Perhaps you’re unfamiliar with crowdfunding, a word that’s new enough that it doesn’t appear in my spellchecker. It’s a concept that’s become popular in recent years and tea companies have certainly embraced it, so here’s the Reader’s Digest version. Though not a completely new concept, it’s one that was arguably “kickstarted” four years ago when a company called Kickstarter got underway.

Kickstarter (Screen capture from site)

Kickstarter (Screen capture from site)

The company says they are “a vibrant ecosystem where backers join creators to bring new things to life.” What this means, in practical terms, is that would-be creators of various projects can post them to the site and potential backers offer an investment of as little as one dollar and as much as thousands, in exchange for some kind of a reward to be “paid” upon completion of the project.

If that doesn’t make things as clear as you’d like, look here for more details. Of course, while Kickstarter might be the best known of the crowdfunding sites, they are not the only ones, with Indiegogo, Crowdfunder and RocketHub being a few of the other names on this increasingly lengthy list.

Tea people are among those who have taken to crowdfunding to finance their projects. Focusing my attentions on Kickstarter and Indiegogo I found that both sites have featured a number of tea-related projects. Some of the projects I’ve highlighted at my own tea site included a simple automatic gadget for making tea; a tea bag that allows for brewing bottled tea – in a bottle – in a few seconds; a company that makes mood teas; and a tea delivery service.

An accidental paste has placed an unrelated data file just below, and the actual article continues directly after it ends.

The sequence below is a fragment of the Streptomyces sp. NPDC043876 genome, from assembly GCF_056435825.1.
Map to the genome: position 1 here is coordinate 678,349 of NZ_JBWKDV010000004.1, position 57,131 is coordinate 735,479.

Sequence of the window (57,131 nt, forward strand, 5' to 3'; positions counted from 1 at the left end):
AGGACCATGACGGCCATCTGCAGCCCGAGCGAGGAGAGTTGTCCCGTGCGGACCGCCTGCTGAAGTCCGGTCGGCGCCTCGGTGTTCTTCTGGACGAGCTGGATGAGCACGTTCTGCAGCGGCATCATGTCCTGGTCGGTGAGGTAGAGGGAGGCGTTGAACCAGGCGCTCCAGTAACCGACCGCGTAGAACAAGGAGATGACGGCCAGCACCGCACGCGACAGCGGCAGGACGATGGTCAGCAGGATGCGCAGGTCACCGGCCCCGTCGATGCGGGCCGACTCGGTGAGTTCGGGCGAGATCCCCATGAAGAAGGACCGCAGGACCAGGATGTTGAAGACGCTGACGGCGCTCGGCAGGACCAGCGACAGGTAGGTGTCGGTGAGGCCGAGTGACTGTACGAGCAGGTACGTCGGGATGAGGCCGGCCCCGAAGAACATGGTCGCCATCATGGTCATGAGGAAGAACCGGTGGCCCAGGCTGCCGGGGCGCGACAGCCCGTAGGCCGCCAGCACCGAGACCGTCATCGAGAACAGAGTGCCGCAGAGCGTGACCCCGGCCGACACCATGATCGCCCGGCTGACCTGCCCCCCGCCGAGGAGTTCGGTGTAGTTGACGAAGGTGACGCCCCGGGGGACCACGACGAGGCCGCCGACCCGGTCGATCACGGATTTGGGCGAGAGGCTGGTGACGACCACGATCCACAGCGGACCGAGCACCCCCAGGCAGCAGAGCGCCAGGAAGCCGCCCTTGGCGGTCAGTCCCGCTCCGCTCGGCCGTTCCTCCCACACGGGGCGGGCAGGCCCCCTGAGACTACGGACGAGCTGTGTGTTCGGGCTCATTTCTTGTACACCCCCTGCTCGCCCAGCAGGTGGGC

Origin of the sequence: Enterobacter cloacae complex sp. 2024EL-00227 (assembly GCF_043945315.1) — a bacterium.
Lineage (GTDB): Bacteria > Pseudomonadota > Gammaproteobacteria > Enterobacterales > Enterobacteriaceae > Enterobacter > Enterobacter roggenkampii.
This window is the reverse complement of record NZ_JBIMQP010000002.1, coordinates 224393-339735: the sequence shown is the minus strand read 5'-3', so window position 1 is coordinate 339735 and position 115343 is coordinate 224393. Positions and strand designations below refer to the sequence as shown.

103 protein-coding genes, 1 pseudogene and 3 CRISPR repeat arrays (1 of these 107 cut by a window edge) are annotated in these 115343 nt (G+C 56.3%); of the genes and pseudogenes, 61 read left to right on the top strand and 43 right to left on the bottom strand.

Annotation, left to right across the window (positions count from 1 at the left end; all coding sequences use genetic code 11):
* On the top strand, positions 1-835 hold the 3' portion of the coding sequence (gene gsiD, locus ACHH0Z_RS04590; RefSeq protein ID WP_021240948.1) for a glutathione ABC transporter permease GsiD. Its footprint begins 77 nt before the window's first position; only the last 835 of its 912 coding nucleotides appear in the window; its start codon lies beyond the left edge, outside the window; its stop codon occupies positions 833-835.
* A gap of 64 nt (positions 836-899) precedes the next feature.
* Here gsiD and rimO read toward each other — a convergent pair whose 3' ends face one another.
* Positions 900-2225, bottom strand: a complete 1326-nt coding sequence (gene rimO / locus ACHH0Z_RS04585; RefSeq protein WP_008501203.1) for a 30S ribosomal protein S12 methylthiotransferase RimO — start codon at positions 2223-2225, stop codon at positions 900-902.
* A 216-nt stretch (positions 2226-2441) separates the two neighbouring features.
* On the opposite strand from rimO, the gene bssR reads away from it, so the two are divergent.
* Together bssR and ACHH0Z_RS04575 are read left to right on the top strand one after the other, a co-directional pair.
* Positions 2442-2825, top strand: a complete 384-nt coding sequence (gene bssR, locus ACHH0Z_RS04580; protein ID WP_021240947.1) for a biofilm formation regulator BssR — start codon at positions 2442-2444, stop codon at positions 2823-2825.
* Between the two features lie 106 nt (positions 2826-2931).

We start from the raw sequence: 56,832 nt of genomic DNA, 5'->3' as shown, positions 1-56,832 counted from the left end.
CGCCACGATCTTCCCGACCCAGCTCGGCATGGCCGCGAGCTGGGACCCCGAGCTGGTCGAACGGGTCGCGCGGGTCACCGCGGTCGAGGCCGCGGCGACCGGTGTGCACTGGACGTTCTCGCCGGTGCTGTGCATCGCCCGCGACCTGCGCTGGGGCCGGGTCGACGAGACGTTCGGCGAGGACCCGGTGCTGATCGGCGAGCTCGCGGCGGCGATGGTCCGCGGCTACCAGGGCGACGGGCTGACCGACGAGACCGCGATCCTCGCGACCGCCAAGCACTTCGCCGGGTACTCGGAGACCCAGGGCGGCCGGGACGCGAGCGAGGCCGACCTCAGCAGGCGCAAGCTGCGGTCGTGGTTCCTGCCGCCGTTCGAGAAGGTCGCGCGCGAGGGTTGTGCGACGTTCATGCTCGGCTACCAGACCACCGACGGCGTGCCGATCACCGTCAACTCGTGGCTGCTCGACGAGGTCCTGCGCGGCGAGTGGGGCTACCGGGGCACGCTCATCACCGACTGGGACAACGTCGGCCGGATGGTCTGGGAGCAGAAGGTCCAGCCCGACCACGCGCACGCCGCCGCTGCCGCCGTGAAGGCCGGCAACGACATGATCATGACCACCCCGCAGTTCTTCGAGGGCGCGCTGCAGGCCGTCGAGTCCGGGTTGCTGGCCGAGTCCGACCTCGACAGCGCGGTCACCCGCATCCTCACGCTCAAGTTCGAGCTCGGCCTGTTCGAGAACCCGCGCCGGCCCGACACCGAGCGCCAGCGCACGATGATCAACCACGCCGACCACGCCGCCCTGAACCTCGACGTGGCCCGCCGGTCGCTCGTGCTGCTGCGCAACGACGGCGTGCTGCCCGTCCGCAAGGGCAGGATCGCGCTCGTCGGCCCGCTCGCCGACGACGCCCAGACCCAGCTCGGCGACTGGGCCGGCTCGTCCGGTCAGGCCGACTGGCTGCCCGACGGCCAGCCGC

If you’d like to get a better idea of how crowdfunding tea stuff works here are a few examples. At Kickstarter, as of this writing, Elevenses – The Card Game of Morning Tea, has made more than twice its $5,000 (AU) goal. There have been 502 backers giving as much as $120, and it still has 15 days to go. Elevenses is described as “a card game in which respectable 1920s socialites strive to serve the finest morning teas!”

At Indiegogo, a project that ended in mid-July of 2013 met with considerably less success. The aspiring makers of something called Leaf – The Cleverly Innovative Tea Maker, fell far short of their goal of $300,000, having only raised just under $2,000.

So why did one project succeed quite nicely while the other made barely a dent in its goals? It’s not for me to say but there are plenty of Web sites out there that claim to have the lowdown on successful crowdfunding. For starters, take a look at these Crowdfunding Tips for Campaigners, offered up at the Indiegogo site.

See more of William I. Lengeman’s articles here.

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